On Thursday, President Obama publicly criticized Wall Street bankers who awarded themselves more than $18 billion in annual bonuses even as their banks collapsed, driving the US and world economy into the greatest economic crisis since the Great Depression.
I guess this is a good thing, right? I mean, the bosses and bankster frauds surely feel shame. And $18 billion should provoke much shame from them, shouldn’t it?
Obama called the bonuses, which came to light in a Wednesday New York Times article, “shameful.” Though there was a sharp decline in the bonuses from the last three years, when year-end bonuses ranged between $28 billion and $37 billion, this year’s haul was still the sixth-largest on record.
Well, if it’s what the market will allow, things must be going pretty badly. Let’s face it, the stock market’s down by about half, so bonuses should be about half, too. Of course, that bonus money is coming out of, to a great extent, your and my pocketbooks.
Obama’s remarks were a carefully calculated and scripted affair. In the course of his remarks, delivered from the White House Oval Office with Treasury Secretary Timothy Geithner at his side, Obama made clear his primary concern: that the behavior of the top financial executives might provoke a backlash against the new handouts his administration is preparing for the finance industry. According to media reports, the administration is planning on announcing a “big bang” financial bailout program next week.
Ah…there we go. Complain a bit about a measly $18 billion and then hand over several trillion. I wonder if the financial services industry will remain wedded to the Dems after all of this is done. I can’t imagine that the working class is going to be.
Even the mainstream press noted the cynical character of Obama’s comments-which were delivered without a trace of sincerity-and their transparent relationship to a new bailout being prepared for Wall Street that will dwarf the infamous Troubled Asset Relief Program (TARP).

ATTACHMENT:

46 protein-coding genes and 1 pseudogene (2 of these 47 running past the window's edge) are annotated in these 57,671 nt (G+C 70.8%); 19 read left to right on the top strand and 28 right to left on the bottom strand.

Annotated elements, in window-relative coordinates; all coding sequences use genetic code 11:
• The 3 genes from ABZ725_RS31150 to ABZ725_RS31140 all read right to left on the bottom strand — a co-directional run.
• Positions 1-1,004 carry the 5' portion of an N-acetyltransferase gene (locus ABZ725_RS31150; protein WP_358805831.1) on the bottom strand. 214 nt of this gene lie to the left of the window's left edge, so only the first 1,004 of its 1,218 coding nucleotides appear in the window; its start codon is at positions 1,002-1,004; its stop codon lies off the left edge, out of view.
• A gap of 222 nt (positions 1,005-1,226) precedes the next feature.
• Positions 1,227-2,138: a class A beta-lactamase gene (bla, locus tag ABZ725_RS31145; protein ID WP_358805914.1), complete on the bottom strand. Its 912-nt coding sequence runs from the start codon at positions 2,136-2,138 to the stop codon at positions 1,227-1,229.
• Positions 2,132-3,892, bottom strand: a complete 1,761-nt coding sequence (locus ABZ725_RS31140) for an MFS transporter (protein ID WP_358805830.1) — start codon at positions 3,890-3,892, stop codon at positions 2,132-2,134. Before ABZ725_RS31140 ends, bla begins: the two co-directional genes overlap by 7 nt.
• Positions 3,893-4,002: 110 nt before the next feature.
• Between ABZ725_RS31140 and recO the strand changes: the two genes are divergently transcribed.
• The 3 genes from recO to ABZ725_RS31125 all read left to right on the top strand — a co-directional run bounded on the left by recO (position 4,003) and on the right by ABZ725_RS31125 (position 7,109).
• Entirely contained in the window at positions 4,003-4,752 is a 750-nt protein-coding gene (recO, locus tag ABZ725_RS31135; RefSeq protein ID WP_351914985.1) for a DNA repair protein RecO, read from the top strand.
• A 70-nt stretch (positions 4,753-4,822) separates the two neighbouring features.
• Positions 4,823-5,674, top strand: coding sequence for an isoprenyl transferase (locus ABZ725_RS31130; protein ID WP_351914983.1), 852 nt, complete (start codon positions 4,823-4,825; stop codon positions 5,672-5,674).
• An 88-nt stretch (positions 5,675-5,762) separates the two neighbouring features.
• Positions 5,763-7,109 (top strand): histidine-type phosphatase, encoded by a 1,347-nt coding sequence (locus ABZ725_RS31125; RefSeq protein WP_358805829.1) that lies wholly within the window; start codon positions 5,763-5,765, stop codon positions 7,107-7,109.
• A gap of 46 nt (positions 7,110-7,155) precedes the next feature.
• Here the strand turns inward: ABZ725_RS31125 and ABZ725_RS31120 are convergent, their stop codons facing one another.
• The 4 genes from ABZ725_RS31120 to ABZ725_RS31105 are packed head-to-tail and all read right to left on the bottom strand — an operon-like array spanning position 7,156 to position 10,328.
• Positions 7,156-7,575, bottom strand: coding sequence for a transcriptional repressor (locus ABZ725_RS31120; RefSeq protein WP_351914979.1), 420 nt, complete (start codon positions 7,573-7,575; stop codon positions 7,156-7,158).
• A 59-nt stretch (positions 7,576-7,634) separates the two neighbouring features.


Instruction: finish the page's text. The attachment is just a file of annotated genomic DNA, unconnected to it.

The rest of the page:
The New York Times commented, “He struck his populist tone as he confronted the possibility of having to ask Congress for additional large sums of money, beyond the $700 billion already authorized, to prop up the financial system.”
The Wall Street Journal noted that Obama’s criticism of the financial executives “had a political purpose: eliciting support for an expensive and unpopular bailout program that will likely require more cash from Congress.”
Read the whole article, it’s a ‘fun’ read. Indeed, you’ll get the chance to prepare yourself as Obama prepares us for even more sacrifice to the alter of the financial services industry. And while you’re stewing (unless, of course, you’re a boss or a bankster fraud), it’s worth hearing what the treasury secretary has to say:
Geithner, speaking at a Capitol Hill meeting on the TARP the same day as Obama made his criticisms of executive bonuses, was at pains to stress this point: “We have a financial system that is run by private shareholders, managed by private institutions, and we’d like to do our best to preserve that system,” the newly appointed treasury secretary said.
Ah, hope and change, but not for the financial sector. It seems the Democratic wing of the duoparty is doing it’s best to serve it’s masters. Perhaps it’s time for a break from the duoparty.
As always, Tom Lehrer says it best: